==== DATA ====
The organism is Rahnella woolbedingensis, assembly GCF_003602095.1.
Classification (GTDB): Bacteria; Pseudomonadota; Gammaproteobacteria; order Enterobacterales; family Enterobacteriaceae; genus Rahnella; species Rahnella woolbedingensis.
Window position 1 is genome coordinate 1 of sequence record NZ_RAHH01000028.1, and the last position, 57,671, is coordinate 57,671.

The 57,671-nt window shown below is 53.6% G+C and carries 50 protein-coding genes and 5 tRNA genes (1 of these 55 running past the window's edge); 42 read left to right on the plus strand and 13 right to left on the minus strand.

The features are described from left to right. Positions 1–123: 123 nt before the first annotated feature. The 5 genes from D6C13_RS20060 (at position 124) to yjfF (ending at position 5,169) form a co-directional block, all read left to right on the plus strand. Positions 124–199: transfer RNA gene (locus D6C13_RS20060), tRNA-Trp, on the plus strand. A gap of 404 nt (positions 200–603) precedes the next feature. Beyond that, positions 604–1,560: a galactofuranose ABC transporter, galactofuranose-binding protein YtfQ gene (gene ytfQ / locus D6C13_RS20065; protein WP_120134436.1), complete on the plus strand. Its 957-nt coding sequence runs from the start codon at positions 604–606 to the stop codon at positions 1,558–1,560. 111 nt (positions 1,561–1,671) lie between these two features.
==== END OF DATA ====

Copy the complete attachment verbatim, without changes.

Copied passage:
The organism is Rahnella woolbedingensis, assembly GCF_003602095.1.
Classification (GTDB): Bacteria; Pseudomonadota; Gammaproteobacteria; order Enterobacterales; family Enterobacteriaceae; genus Rahnella; species Rahnella woolbedingensis.
Window position 1 is genome coordinate 1 of sequence record NZ_RAHH01000028.1, and the last position, 57,671, is coordinate 57,671.

The 57,671-nt window shown below is 53.6% G+C and carries 50 protein-coding genes and 5 tRNA genes (1 of these 55 running past the window's edge); 42 read left to right on the plus strand and 13 right to left on the minus strand.

The features are described from left to right. Positions 1–123: 123 nt before the first annotated feature. The 5 genes from D6C13_RS20060 (at position 124) to yjfF (ending at position 5,169) form a co-directional block, all read left to right on the plus strand. Positions 124–199: transfer RNA gene (locus D6C13_RS20060), tRNA-Trp, on the plus strand. A gap of 404 nt (positions 200–603) precedes the next feature. Beyond that, positions 604–1,560: a galactofuranose ABC transporter, galactofuranose-binding protein YtfQ gene (gene ytfQ / locus D6C13_RS20065; protein WP_120134436.1), complete on the plus strand. Its 957-nt coding sequence runs from the start codon at positions 604–606 to the stop codon at positions 1,558–1,560. 111 nt (positions 1,561–1,671) lie between these two features.